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mikesamillion2
16-01-17, 14:13
Hello All, I'm writing my dissertation about video games and the affect they have on individual people. I'm focusing a lot on the Tomb Raider franchise so it would be great if you could help me out by answering a few of questions!

1. When did you start playing Tomb Raider?

2. How do you feel about the Tomb Raider games?

3. Have the Tomb Raider games impacted your life at all? Give a brief explanation if you can.

4. What emotions (if any) have you experienced whilst playing a Tomb Raider game?

5. Do you see Lara Croft as a role model at all?


Thank you if you take the time to answer these! <3

Sanglyph
16-01-17, 21:00
1. I'd say when I was about ten years old, watched my family play years prior though.

2. They're an integral part of my life and helped shaping me into the person I am today.

3. Yes. They sparked my interest in history and archaeology, traveling and learning about new cultures. They also introduced me to a community of other fans with similar tastes and opinions, resulting in making friends for life. Lara also played a pivotal role in my life and I've considered her a role model since I was little.

4. Excitement, fear, happiness, determination.

5. I sure do!

That's a fascinating topic for a dissertation! Best of luck with writing it! :)

Laralicious
16-01-17, 22:06
1 - I was seven when I first watched and then played Tomb Raider, that was back in 1997. After watching a friend of the family play the Tibetan Foothills, and at some point, Croft Manor, me and my sister wanted to have a go. It was exploring Croft Manor that really got us into the series and fall in love with Lara.

2 - I love the tomb raider franchise. Pre Tomb Raider 2013 is what I truly adore. I'm not fond of Lara being younger than me so I hated that they rebooted her. Core's biography (and even TRL-TRU as it is similar) is something that I've always known so to have it wiped away is horrible. Whilst there are some parts of the games that is not technically Tomb Raider-ish, I've always gone along with it because of Lara. I would be gutted if Tomb Raider didn't include Lara. I do appreciate that TR 2013 and RotTR actually included more history with the relics system but Crystal rebooting and changing the franchise has really tested our passion for the franchise.

3 - It sure did. Firstly it got me into gaming. Secondly, she influenced my characteristics. When I was seven, I wanted to be like her. I'm a tomboy because of her. I keep fit because of her. I have long hair which I almost always put into a plait because of Lara. We wanted clothes like Lara (we're not quite cosplayers but we make her outfits to wear generally). More recently, my sister and I even spent 4 years creating a Tomb Raider encyclopedia. We run a general tomb raider tumblr and we collect merchandise and have a tumblr on that. We became interested in history, mythology and archaeology because of Lara. Our dream jobs would be a historian or archaeologist or just working in a museum would be good enough.

4 - In my youth, fear- fear of the unknown and of the darker levels and fear of the creatures. But now, excitement on the exploration, awe of the locations and that Lara can do things that we can't and that she can go places that we can't. Happiness to be going along with Lara. (This answer does not include TR2013 however. I think a lot of that game included disappointment, annoyance and boredom).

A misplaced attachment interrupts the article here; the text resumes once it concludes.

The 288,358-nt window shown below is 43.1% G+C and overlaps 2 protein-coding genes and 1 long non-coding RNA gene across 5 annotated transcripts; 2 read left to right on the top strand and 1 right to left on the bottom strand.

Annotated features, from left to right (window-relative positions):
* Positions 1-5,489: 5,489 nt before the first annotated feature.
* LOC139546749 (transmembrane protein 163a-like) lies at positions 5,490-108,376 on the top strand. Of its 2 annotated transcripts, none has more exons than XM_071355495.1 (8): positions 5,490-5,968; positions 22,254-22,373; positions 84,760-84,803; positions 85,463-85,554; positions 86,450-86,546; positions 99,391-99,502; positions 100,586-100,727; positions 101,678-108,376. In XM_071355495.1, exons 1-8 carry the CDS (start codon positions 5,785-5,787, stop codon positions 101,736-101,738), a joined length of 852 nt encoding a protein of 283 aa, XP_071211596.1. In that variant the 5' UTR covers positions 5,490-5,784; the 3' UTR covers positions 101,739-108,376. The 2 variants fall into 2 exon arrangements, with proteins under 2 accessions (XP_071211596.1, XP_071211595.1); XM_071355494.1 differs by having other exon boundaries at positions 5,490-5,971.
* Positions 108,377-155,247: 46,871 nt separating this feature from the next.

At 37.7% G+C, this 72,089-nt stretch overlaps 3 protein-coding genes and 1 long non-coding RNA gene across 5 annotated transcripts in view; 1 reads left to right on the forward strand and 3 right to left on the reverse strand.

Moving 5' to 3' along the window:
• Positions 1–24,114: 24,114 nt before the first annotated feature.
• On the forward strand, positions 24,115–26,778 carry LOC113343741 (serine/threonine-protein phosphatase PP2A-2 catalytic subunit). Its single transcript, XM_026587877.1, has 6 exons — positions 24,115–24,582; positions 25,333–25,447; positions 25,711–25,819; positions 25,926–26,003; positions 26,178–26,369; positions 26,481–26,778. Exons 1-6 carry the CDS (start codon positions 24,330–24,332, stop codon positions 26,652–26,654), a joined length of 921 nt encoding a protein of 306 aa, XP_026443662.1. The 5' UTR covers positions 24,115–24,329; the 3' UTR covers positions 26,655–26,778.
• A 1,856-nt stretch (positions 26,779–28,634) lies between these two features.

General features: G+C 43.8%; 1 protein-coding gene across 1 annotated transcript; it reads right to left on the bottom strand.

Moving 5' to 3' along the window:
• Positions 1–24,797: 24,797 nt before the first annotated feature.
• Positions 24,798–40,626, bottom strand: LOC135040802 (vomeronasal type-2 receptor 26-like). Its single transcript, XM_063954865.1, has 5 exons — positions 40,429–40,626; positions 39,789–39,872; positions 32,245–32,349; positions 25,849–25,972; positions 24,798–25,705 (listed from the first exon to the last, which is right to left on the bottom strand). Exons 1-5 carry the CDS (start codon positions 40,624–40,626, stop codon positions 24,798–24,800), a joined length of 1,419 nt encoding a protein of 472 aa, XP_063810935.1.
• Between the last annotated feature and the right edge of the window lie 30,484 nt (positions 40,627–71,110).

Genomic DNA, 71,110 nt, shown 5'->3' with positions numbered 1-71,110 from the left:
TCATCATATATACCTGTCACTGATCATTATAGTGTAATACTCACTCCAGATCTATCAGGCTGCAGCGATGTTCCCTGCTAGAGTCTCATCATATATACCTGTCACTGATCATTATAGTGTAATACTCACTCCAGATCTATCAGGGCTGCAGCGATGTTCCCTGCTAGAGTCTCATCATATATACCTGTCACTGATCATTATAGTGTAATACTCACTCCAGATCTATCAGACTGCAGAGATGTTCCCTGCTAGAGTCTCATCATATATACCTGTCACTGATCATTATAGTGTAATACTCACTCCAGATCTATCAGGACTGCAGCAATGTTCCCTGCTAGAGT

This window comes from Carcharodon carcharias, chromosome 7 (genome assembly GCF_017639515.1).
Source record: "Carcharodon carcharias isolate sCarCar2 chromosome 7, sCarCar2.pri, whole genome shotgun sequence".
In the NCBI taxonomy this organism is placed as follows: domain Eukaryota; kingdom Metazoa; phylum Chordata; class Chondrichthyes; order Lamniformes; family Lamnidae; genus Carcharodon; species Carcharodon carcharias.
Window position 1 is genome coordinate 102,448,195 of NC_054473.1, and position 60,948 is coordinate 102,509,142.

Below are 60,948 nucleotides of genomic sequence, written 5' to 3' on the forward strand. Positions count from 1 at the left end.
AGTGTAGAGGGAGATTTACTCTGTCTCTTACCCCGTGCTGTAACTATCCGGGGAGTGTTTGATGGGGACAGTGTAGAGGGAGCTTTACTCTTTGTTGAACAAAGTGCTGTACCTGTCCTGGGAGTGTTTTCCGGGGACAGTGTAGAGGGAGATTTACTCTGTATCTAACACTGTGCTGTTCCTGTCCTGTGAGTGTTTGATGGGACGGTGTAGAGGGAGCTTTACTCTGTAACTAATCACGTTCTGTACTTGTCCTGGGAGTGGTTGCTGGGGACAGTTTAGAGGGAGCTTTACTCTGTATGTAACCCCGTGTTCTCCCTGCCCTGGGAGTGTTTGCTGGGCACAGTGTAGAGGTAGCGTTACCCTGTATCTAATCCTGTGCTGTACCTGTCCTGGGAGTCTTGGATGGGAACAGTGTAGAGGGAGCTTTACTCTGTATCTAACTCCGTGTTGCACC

5 - Very much so. Growing up with Lara, I didn't even look at her "assets". They were just a part of Lara. What makes Lara a role model to me is that she is brave, smart and she is strong. She is also a fun person. Whenever I get nervous, I think of Lara and how she would deal with it. It was these characteristics that (as silly as this is going to sound) we came to see Lara as a sister to us or a second mother (we were young). She was someone who we could go off exploring with or casually visit her at home. Even now when I play any Tomb Raider game (pre 2013 but incl. RotTR), I imagine that I am with her. If something dangerous is going to happen, Lara would go ahead and deal with it and I would 'follow' on behind. As I now take screenshots of the games, my role is the photographer for her travel books!

Hope these answers are helpful and good luck!

Tyrannosaurus
16-01-17, 23:35
1. When did you start playing Tomb Raider?Christmas of 1997. I was 15 at the time.

2. How do you feel about the Tomb Raider games?They're wonderful 3D platformers containing one of the most memorable video game protagonists of all time. I rather prefer the old Core-era games for their more methodical and consistent gameplay, their stories, and their interpretation of Lara's character. In my mind, this is the "true" Lara Croft.

3. Have the Tomb Raider games impacted your life at all? Give a brief explanation if you can.Yes. I met my fiance here at TRF. You guys know her as Ward Dragon (http://www.tombraiderforums.com/member.php?u=20574).

4. What emotions (if any) have you experienced whilst playing a Tomb Raider game? Wonder, frustration, rage, awe, confusion, sadness, wistfulness, terror, excitement, joy, satisfaction, elation.

5. Do you see Lara Croft as a role model at all?She's an escapist character, mythic and larger than life. As such she's a role-model only in the sense that Conan, James Bond, Sherlock Holmes, Indiana Jones, and Doc Savage are role models. These are characters we respect, admire, and ultimately fantasize about being, but none of them are supposed to be realistic per se. But can we learn form them? Sure.